Hey Folks - I was looking over the lesson plan for this lesson on Loops & Random Numbers and I noticed that the curriculum page has the activity in this lesson taking 30 minutes (https://curriculum.code.org/csp/unit3/9/).

I remember teaching this last year and I don’t think it took my students 30 minutes to complete all the bubbles - it took them/us much longer. I think I even stretched this lesson into 2 days to make sure students understood loops and random numbers and had freedom to play around.

I guess I’m curious - were other teachers able to go through the Code Studio activities in 30 minutes? Am I an outlier?

@dschneider
My recollection is that some students were able to work through this lesson independently without the Free play part in a 45 minute class. At this point in the unit, my students new to programming and my less independent learners were really struggling with the underlying programming concepts in lessons 7 - 9. Since I knew loops would be done again in Unit 5, I didn’t push too much. This year, I will probably slow these lessons down and give them smaller chunks to digest. I may even introduce the project earlier to give students more time to process and see a need for the content.

Hey @anmrobnott - your note about how this lesson challenges less independent students and new programmer students really resonates with my memories from last year. Maybe that’s why I remember it taking at least 2 days - this lesson really surfaces any misconceptions or unfamiliarity with the previous lessons, which made my students take longer with this lesson. I’m glad the free-play is at the end as an extension for students who can understand the concepts the first-time through.

I’ll probably break this lesson into chunks as well. Maybe I’ll do puzzles 1-7 in day 1 (the ones that just focus on loops and random numbers), then have students go back to their “free play” drawing from the last lesson (where they can draw I <3 CS or whatever they want) and add loops or randomness to that. I like that as a way to focus on how to use these new tools without getting distracted with the Under the Sea scene. Then I can do puzzles 7-15 on Day 2 where they’re building the Under the Sea project. Actually, as I write this paragraph, I think I convinced myself that that’s what I’ll try with this lesson.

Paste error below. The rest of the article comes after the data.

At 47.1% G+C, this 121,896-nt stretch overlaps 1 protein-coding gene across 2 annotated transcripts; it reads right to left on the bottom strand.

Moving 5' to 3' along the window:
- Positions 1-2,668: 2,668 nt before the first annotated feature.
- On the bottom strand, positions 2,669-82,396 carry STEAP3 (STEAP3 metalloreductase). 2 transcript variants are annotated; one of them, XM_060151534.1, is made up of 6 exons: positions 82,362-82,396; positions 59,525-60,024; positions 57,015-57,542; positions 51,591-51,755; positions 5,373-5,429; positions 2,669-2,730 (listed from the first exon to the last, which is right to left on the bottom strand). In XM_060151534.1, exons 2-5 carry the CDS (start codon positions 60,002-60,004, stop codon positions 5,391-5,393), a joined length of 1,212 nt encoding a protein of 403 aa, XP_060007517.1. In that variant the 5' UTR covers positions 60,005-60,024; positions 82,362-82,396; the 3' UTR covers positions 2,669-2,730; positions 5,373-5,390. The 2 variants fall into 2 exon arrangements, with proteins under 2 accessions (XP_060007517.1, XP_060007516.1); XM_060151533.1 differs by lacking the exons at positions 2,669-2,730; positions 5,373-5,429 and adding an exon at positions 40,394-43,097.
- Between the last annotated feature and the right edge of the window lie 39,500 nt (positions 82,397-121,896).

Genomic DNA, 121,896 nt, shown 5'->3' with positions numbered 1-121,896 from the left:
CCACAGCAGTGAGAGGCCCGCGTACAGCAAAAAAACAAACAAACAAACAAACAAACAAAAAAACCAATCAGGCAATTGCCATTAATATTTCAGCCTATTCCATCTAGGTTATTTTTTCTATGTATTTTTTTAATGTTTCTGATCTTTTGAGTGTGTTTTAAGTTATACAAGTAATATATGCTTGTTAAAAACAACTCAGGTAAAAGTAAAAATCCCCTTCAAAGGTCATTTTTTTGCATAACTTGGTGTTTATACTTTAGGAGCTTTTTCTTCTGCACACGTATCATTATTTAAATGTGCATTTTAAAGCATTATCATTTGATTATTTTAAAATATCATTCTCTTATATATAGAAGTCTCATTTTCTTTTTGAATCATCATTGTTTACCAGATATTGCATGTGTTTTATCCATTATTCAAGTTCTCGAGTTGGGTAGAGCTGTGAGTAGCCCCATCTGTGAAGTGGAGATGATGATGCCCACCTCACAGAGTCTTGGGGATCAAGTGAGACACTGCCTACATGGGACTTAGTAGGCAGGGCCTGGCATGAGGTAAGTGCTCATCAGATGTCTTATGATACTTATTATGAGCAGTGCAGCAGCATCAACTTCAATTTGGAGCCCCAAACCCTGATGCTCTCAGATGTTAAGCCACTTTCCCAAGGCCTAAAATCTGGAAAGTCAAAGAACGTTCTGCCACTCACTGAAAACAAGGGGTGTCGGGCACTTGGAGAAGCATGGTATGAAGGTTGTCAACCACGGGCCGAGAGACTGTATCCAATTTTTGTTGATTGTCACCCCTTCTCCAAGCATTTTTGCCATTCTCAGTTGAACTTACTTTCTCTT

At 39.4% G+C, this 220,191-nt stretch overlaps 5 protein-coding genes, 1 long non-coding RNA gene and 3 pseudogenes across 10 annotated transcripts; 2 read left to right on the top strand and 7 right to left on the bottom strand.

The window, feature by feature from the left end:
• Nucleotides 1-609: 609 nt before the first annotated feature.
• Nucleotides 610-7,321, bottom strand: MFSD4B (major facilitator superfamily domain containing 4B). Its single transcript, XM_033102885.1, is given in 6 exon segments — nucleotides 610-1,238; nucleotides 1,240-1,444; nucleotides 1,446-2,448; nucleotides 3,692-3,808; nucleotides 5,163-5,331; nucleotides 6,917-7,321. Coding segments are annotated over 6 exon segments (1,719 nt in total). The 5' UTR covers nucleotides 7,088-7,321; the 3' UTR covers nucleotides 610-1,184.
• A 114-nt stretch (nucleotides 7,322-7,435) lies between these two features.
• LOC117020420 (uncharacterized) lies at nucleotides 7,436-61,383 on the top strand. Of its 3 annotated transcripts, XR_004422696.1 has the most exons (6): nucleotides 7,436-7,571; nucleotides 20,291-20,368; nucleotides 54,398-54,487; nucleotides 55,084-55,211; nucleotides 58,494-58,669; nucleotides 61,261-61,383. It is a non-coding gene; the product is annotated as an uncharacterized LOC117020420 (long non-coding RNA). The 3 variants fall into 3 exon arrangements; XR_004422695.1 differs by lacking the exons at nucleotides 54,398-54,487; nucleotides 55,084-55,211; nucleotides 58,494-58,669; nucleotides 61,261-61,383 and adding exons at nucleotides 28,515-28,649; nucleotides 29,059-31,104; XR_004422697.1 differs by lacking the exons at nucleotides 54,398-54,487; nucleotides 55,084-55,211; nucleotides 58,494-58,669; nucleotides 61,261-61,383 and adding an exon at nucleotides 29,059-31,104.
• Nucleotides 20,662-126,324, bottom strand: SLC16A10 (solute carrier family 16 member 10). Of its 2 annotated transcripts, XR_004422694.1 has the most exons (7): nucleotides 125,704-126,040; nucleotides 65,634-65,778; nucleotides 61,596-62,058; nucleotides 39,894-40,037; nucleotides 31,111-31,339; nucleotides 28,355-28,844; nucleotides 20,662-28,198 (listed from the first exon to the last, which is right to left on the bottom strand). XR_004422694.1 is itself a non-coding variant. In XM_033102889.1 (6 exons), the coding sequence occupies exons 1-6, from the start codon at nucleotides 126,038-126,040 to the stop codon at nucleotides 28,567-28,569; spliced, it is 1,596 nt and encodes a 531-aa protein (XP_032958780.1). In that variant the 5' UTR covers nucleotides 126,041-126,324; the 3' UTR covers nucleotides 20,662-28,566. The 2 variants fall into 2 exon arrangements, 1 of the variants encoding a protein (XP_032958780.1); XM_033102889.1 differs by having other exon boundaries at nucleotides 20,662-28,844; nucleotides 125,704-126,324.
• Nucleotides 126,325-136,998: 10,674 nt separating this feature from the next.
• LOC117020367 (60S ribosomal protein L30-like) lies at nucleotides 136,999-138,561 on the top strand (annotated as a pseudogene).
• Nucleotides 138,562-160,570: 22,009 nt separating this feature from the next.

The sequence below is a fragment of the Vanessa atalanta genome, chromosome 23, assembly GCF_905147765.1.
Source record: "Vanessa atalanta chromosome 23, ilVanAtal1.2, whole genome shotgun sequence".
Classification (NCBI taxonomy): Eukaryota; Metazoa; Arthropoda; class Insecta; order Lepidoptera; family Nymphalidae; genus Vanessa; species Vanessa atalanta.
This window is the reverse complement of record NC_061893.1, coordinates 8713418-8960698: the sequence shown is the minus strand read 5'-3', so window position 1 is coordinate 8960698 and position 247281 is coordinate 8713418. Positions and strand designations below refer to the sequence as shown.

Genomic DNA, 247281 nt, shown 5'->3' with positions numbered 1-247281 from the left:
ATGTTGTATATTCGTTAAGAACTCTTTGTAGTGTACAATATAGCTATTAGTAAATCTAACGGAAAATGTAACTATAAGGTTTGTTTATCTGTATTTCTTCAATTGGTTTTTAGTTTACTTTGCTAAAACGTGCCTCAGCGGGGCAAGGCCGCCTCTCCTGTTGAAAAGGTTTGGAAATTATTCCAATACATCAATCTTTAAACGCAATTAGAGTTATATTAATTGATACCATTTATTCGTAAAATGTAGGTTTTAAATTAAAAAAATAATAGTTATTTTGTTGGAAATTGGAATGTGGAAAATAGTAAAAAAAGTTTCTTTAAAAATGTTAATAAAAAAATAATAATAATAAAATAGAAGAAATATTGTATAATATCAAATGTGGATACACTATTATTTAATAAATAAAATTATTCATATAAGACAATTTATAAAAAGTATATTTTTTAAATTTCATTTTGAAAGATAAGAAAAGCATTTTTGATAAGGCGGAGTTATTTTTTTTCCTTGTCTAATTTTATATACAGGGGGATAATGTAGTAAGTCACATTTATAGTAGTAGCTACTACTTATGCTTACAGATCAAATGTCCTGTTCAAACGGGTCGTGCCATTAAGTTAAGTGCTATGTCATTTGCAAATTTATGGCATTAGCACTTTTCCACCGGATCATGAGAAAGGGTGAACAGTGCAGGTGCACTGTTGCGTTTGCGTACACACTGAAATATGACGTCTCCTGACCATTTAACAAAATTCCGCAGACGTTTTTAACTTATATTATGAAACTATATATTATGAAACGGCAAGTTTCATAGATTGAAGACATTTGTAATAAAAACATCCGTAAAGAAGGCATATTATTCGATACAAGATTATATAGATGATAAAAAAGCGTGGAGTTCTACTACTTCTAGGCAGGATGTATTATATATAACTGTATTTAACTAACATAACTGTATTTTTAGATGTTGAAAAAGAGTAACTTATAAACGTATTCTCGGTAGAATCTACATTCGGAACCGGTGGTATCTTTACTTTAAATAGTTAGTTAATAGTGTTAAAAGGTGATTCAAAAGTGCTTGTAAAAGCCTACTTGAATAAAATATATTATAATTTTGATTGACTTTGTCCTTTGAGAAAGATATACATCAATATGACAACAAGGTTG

My periods are 45 minutes. Some were able to complete the task in one day, and they were able to play around with the underwater scene with the extra time.

For each day I set a Check In Point. Students should get to this level by the end of the period in order to be on track.

For each day I added a new Do Now activity for review. This ensured that we all started the lesson together.

Yeah… this was also a 2-day lesson for me. I also added some extensions for students who finished early. Here is the document that I created for those challenges. I find it helpful for my “anti-play” kids who would otherwise work on other homework when they were done.

I also have mixed feelings about talking about for loops without talking about the actual way they work. I get into this a bit for students who want something to “fade” in their digital scenes. I figure that if they ASK how to do it, then it makes sense to show them…

I extended this lesson too, but for more reasons than just the timing described above. For what its worth, here’s my set of additional problems I gave students: AppLab Portfolio - Turtle Programming. Feel free to steal & reuse =)

These are fantastic. I’m guessing the last one is quite a challenge for students (relative to previous algorithm work in the unit)… a great exercise in coming up with their own algorithms.